November 28, 2011 – 12:00AM
AUSTRALIA’S downbeat consumer is starting to infiltrate the boardroom discussions of some of the largest companies in the United States, with global food leader Campbell Soup the latest to bemoan the reluctance of Aussie shoppers to spend money, saying they were increasingly reflecting a “recessionary mindset”.
The nation’s despondent consumer confidence is starting to earn itself an international reputation and has become a widening talking point for US chief executives and the North American analyst community as they present their quarterly earnings figures.
Campbell Soup has warned investors the consumer environment had weakened in Australia over the first quarter, arresting growth at its Arnott’s Biscuits division which makes some of the most popular brands bought in Australian supermarkets as well as affecting soup sales and other food categories.
“A more cautious Australian consumer and the volume impact of higher prices at retail drove a profit decline for total global baking and snacking [division],” said Denise Morrison, chief executive and president of the $US10.2 billion New Jersey based Campbell group.
“We are adjusting our plans and programs as Australian consumers increasingly reflect recessionary mindset, which is impacting a broad range of categories and brands in Australian supermarkets.”
Australian consumer caution comes despite the domestic economy never entering into recession in the wake of the global financial crisis in 2008. Australians are outdoing the bombed-out economies of the US and Europe when it comes to sagging confidence.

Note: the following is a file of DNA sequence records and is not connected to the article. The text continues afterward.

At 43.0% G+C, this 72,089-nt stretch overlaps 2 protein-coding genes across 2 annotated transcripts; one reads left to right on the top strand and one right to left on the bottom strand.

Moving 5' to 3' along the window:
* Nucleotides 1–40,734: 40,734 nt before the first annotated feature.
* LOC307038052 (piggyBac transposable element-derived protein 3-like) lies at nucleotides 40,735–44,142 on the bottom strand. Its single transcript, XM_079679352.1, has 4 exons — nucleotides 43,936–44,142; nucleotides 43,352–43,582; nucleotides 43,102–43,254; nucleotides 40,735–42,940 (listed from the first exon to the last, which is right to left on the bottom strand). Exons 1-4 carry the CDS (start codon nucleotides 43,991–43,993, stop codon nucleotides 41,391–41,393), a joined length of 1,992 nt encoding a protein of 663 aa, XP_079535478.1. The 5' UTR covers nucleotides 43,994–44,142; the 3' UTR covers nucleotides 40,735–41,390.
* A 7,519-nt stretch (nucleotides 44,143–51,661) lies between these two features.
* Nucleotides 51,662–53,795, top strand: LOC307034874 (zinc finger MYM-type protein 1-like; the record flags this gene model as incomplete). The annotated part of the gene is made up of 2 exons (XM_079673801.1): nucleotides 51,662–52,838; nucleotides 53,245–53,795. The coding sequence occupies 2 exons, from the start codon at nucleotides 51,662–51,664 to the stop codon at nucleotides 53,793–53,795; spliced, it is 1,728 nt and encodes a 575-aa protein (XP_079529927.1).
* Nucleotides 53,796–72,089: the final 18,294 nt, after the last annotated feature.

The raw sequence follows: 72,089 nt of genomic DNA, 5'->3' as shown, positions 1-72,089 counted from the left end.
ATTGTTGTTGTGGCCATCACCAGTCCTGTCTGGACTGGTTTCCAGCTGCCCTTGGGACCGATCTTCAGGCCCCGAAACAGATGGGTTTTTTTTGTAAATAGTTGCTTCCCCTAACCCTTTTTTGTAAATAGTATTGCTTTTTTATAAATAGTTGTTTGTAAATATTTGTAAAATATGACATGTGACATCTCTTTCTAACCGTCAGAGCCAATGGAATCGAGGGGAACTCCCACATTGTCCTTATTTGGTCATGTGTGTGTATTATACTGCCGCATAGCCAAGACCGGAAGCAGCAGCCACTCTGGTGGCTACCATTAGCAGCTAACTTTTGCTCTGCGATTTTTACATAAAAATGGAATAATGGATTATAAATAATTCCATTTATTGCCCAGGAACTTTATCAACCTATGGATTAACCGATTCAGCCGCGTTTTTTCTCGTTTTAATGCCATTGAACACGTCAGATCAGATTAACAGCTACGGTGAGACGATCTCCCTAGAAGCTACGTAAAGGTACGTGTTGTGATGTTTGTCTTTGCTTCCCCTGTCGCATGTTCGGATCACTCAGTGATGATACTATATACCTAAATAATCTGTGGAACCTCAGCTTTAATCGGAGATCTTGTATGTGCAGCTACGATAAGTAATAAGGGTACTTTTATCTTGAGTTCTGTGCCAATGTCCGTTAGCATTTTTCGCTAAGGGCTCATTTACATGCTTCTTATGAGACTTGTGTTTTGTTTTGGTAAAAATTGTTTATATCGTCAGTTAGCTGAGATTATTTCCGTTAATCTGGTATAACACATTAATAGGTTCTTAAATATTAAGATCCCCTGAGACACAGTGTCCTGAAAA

According to recent figures from the Organisation for Economic Co-operation and Development, Australia ranks fourth-highest in terms of projected household savings rates for 2012.
Albert Stroucken, executive chairman of the US-based Owens-Illinois, one of the worldâ€™s biggest suppliers of glass used for the beverage industries, earlier this year used the term “recession” to describe the mood of shoppers.
“I would say, and I tell the people in Australia, that itâ€™s almost like they went into the recession with a two-year time delay.”
The $US16.4 billion Pittsburgh-based food group HJ Heinz has also singled out Australia to US investors three times this year, arguing that together with the intense competition between the major supermarket chains Coles and Woolworths, the environment was tough.
“There is no doubt that in terms of retail environment, the Australian market is the worst market,” said Heinz chairman and chief executive Bill Johnson. Those comments came soon after Heinz announced plans to close or downsize three manufacturing sites in Australia with the loss of 344 jobs.
Mr Johnson repeated the negative appraisal of the retail sector just last week during his second quarter presentation to US analysts.
“In Australia, we are confronting a combination of weak categories, relentless promotional pressure and growing private label, as well as executional issues.”
Weakness in Australia was blamed for significant margin and earnings decline.
Local CEOs are also warning that timid consumers could dent their earnings trajectory.
Last week, Woolworths boss Grant O’Brien warned investors that despite the Melbourne Cup day interest rate cut, “tough” and “patchy” trading conditions may linger until the middle of next year.
On the same day Paul Zahra, chief executive of David Jones said shoppers remained skittish because of Europeâ€™s debt dramas and a high savings rate at home, although store sales had improved slightly in October and November.